Mevaseret Zion residents protest tunneling on Shabbat

Locals turn to religious lawmakers, ministers to help stop construction on high-speed rail line from taking place at night, weekends.

train 311 (photo credit: Ariel Jerozolimski)
train 311
(photo credit: Ariel Jerozolimski)
As the threat of perpetual tunneling threatens the serenity of a Jerusalem suburb, Mevaseret Zion residents are turning to religion for salvation.
Or perhaps more accurately, to religious lawmakers and ministers, who might be able to use their sway to prevent the planned works on the fast Jerusalem-Tel Aviv rail from taking place during nights and over weekends.
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The A1 train track between the country’s two central cities will include a pair of tunnels beginning in the Arazim Valley.
The portal to these tunnels, as well as the access to it and organization zones for the machinery to be involved are located a few hundred meters from the homes of the Reches Halilim neighborhood in Mevaseret Zion.
In a bid to complete this high-priority project in the shortest amount of time, the “approving body” – composed of members of the Ministries of Interior, Transportation and Environmental Protection – has obtained permission from the Ministry of Industry, Labor and Trade to have the tunneling works carry on not only through the nights, but also on weekends.
After numerous fruitless attempts to get the Interior Ministry, which is headed by the Orthodox Shas party, to put its foot down against the notion of the state endorsing work on Shabbat, an action committee of Mevaseret Zion residents recently appealed to 13 national religious and haredi MKs and ministers, asking them to help in their campaign to retain the sanctity and serenity of the Jewish day of rest.
The works, which were originally planned for June, have been put off to September, and are expected to last three years.
In their letter to the lawmakers, the residents noted that the works would include explosions, crushing boulders and loading and unloading heavy equipment.
“According to the train’s documents, the noise expected to ensue from the trucks alone would exceed 40 decibels an hour, which during the night would be a breach of the 1992 law.”
The noise rising from the work on Shabbat would not only damage the weekend rest of the residents, but also be a disturbing soundtrack “to the thousands of visitors who come to enjoy the area’s beauty on Shabbat,” they wrote.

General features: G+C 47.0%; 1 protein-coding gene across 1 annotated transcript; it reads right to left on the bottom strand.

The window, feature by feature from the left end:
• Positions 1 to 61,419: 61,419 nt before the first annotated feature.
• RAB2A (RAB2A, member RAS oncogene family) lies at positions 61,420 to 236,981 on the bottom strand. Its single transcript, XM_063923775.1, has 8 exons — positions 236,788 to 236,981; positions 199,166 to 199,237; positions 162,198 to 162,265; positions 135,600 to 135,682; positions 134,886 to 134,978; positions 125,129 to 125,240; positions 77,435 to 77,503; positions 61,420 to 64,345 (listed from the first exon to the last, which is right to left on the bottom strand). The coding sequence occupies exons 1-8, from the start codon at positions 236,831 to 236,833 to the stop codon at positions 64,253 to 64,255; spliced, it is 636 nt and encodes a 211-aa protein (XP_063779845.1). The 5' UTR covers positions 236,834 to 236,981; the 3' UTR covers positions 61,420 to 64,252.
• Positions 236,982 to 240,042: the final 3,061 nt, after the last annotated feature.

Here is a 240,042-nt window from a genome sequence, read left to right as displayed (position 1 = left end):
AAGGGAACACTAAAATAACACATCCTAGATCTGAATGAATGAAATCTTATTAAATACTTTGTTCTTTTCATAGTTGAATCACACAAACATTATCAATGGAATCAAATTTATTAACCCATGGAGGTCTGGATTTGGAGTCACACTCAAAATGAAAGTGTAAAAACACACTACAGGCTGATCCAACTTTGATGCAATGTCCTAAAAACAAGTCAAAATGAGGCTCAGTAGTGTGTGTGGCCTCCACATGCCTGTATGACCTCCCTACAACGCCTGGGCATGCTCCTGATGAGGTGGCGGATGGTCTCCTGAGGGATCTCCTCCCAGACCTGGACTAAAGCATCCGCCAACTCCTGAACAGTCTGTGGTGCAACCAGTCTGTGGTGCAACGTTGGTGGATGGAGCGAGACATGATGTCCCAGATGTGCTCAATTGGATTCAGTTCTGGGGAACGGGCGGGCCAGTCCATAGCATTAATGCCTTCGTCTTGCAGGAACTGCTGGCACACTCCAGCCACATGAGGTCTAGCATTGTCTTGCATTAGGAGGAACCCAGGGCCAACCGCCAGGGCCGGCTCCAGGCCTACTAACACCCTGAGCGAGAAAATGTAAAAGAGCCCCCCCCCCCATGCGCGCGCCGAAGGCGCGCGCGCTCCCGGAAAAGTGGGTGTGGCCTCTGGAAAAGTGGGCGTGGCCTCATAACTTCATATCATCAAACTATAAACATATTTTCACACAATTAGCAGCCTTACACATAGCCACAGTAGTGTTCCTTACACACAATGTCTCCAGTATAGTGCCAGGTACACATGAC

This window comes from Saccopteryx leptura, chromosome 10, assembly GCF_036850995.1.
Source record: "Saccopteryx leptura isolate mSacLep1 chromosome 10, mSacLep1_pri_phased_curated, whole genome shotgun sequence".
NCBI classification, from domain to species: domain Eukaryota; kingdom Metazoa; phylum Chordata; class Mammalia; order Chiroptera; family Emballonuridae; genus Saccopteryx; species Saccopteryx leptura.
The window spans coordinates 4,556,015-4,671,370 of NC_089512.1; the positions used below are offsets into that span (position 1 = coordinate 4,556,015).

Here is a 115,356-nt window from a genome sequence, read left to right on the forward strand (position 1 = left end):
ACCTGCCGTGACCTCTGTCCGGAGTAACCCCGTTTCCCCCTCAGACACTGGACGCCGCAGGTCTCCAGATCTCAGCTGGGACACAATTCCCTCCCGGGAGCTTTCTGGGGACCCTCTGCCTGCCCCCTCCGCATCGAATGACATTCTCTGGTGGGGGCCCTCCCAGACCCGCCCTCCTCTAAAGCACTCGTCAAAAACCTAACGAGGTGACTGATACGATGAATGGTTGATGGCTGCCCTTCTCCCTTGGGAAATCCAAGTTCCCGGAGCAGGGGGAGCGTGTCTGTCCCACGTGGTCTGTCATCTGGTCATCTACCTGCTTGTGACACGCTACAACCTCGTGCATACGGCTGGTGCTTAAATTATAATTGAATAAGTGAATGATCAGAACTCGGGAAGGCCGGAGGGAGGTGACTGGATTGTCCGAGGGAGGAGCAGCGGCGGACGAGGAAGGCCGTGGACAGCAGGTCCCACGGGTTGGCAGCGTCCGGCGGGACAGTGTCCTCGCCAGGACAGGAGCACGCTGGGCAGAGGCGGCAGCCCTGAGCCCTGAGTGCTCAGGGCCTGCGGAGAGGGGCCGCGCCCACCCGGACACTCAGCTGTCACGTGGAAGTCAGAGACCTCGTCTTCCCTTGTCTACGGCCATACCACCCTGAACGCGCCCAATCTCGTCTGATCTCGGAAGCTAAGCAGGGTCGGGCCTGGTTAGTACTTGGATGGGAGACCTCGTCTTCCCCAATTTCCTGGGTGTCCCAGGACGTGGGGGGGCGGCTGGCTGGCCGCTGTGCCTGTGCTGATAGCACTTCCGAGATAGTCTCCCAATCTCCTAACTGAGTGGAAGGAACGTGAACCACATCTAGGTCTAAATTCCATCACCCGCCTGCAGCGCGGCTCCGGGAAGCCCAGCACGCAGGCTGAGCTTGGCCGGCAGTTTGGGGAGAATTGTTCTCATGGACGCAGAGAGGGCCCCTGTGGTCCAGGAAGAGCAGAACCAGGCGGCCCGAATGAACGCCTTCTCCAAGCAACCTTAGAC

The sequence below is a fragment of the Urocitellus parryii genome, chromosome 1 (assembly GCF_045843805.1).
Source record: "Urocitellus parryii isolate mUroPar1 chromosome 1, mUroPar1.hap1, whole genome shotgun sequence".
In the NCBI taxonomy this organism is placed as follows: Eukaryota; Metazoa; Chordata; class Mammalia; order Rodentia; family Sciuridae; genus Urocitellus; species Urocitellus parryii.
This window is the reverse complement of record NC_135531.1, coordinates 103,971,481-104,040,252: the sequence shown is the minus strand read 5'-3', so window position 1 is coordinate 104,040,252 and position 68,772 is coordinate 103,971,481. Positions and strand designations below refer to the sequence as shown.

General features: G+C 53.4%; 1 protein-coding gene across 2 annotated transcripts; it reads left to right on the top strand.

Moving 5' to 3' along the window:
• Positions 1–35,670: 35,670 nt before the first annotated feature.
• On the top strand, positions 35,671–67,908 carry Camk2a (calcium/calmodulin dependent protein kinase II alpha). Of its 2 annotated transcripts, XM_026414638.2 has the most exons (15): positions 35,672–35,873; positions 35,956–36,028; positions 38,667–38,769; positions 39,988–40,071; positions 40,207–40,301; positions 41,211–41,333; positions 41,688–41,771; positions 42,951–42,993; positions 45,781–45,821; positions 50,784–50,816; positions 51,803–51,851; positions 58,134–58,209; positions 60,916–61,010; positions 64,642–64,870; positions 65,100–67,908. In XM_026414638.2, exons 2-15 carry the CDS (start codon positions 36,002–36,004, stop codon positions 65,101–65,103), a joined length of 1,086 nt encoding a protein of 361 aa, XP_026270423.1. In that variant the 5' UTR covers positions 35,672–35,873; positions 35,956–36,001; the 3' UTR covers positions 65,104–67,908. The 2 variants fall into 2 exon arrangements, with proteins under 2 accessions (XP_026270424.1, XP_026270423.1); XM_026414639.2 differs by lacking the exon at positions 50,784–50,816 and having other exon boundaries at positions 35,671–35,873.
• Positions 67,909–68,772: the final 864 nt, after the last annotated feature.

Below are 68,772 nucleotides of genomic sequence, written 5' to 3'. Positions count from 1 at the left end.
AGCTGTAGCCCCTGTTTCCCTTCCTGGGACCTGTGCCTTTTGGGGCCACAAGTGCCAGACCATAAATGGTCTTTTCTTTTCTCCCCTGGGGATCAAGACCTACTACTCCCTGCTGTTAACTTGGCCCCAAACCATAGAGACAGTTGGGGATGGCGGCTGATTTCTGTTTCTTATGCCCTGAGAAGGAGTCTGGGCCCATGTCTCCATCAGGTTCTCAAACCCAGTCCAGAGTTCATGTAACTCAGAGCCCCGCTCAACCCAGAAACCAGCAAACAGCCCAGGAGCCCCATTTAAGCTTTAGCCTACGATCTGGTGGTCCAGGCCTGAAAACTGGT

“We Mevaseret Zion residents call upon you as an elected official who understands the importance of Shabbat rest,” to help prevent the looming decree.
As of Thursday, four MKs – Zevulun Orlev and Uri Orbach from Habayit Hayehudi, and Moshe Gafni and Uri Maklev from United Torah Judaism – responded to the letter. No member of Shas has reacted to the appeal, despite the fact that five members of the party, not including Interior Minister Eli Yishai, were made aware of the imminent Shabbat desecration.
Gafni, who heads the Knesset’s Finance Committee, said he addressed the issue to Transportation Minister Israel Katz, and Orlev sent a letter to Industry, Trade and Labor Minister Shalom Simhon.
That ministry is the only body in Israel that can approve labor on days of rest.
“Digging the tunnel for the train is not a matter of life or death [pikuach nefesh], and does not take precedence over Shabbat,” wrote Orlev. “The priority here should go to the well-being of the residents, who need quiet, serenity and rest on Shabbat. The dust and noise that afflicts them during the week is enough. I expect the minister Simhon to use his authority to prevent the permit for tunneling work on Shabbat.”
The residents’ committee said they were “glad and appreciative to Orlev over his reaction, and join it in the appeal to Simhon... We hope that additional Knesset members, religious and secular alike, will join our struggle, since Shabbat belongs to us all.”
A spokesman for Israel Railways, the body in charge of the works, noted on Thursday in a statement following a query that “the point of digging the tunnel from the east (adjacent to Mevaseret Zion) is to significantly shorten the Jerusalem- Tel Aviv fast train project’s complex timetables. There is currently no tunneling over weekends. Around-the-clock tunneling will take place only in an advanced stage, when the digging will happen in the tunnel itself, and without disturbing the Mevaseret Zion residents,” said the statement.
“Due to the need to work over weekends, the works will be undertaken by foreign workers only.” The spokesman reiterated that the essence of the works “is to expedite the tunneling, thus shortening the amount of time during which Mevaseret Zion residents will have to be exposed to noise.
“Regarding Orlev’s claim,” the spokesman added, “let us note that the law [permitting work during Shabbat] isn’t limited to matters of ‘life and death,’ but also to other issues.”
The Ministry of Industry, Trade and Labor, however, did acknowledge that there would be Jews working on Shabbat, but stressed that it was a necessary measure, while ignoring the question of the Mevaseret residents’ quality of life.
“The minister has the legal authority to permit work on an employee’s weekly day of rest, if he is convinced that pausing the work for all or part of the rest could damage the economy, the work process or the supply of essential needs, to all or parts of the public,” an answer to a query from Thursday read.
“After examining the reasons to provide such a permit, the company received permission to employ up to eight Jewish workers on Shabbat. These employees are charged with supervision, inspection and management tasks, and it has been established that their presence at the site is essential.”
“It should be noted,” continued the statement, “that so long as the company employs non-Jews on Shabbat, whose weekly day of rest is not Shabbat, the company does not need a special permit for them.”